37 monuments in 30 days, and what I learned along the way.
Friday 11 September 2015
In the spring of 2015 I went on a week-long road trip around Wales, climbing mountains and mucking about in dirty old mine shafts. I plan to write an account of that journey soon enough, and I’ve already uploaded a set of photos to accompany it under the title ‘Welsh Alchemy.’
While I’m going to have a bit of fun with that post and write about it as a prolonged adventure, I have also put together a more traditional location report about perhaps the most visually striking of all the places we visited: a dumping ground for broken automobiles, hidden away inside a flooded, disused mine shaft.
I actually pitched this article to a travel website sometime last month, though I haven’t heard back from them yet and the piece has been left sitting in limbo. So this may yet be published elsewhere… but in the meantime, it seemed a good fit for The Exclusion Zone.
The Car Quarry
My hands gripped the damp rope, the rock shattering and slipping away from beneath my feet with every movement. Another step, another cascade of slate. Listening, I heard the fragments tumble down the sheer slope below, moist scales that fractured into ever-smaller shards as they disintegrated into the pit. Eventually they hit the floor, lost in darkness some hundred feet below, dispersing with a final flaky hiss.
Here in the wet hollow of a disused slate mine, somewhere deep beneath a mountain range in Wales, time behaved in strange and unpredictable ways. Just 20 minutes earlier we’d been stood in the sun, watching the shadows of clouds roll on through the valley – igniting the heather and wild flowers in momentary bursts of yellow fire as they went; but now, in these dripping caverns time had stopped altogether.
The space around us was vast; or at least, I had to assume it was. My torch beam couldn’t find the end of it. I could only guess by listening to the sound of water – subterranean streams that dripped and dribbled down the distant walls of slate.
We followed a path that zigzagged down the rock-face; sometimes as much as a foot wide, at other points narrowing to little more than an inch of shelf jutting out from the sheer cliff. Slate is treacherous, however – and here in the damp, black cavern, there was no hand- or foothold that did not threaten to crumble, to flake apart beneath my grip.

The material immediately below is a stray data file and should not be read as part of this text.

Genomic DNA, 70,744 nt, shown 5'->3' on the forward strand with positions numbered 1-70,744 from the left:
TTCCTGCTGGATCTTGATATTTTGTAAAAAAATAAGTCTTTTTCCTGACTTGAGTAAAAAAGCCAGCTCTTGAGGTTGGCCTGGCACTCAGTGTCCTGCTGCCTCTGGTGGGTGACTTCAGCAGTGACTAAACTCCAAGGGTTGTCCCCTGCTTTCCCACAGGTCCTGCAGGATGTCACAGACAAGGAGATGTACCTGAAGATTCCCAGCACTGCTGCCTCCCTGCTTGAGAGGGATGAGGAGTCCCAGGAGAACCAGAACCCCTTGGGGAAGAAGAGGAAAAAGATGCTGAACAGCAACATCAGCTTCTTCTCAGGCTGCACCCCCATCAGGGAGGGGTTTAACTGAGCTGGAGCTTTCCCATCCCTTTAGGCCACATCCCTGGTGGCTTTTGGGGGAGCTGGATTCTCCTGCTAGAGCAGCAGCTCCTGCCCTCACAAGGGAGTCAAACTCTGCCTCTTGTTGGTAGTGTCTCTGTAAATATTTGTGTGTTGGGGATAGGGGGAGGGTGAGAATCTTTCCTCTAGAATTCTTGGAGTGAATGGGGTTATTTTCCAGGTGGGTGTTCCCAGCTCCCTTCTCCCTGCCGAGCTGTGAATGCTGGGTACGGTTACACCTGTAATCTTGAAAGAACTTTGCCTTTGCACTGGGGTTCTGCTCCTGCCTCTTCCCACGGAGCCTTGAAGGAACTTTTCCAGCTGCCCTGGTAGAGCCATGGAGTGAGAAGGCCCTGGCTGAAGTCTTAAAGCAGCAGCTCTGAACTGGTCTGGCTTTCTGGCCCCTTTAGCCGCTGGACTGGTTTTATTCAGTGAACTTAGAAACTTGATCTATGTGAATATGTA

Our single rope, secured to a boulder at the top of the descent, trailed down the rocks to be swallowed by the darkness. I wrapped it tight around my wrist as I carried on down, following the crude path this way and that, tugging on the line like a heavy, blind pendulum. Beneath me, the lights of my companions’ torches had stopped moving. Suddenly I was catching up with them: we’d reached the bottom.
Landing on the shingle at the floor of this subterranean ravine, finding our target would simply be a case of following the water; streams and rivulets that trickled inexorably down, winding about the contours of the damp rock in the direction of their final resting place.
What had seemed – stood at the top, looking down – like an impossibly dangerous climb, suddenly didn’t seem so bad from this angle. From this perspective, the sheer drop I had perceived before was replaced by a series of chaotic, but manageable, stages. The return journey was marked out for us, one level at a time, like the jagged steps of some ancient Mayan pyramid built beneath the earth. Even so, the end of the climb remained invisible in the darkness.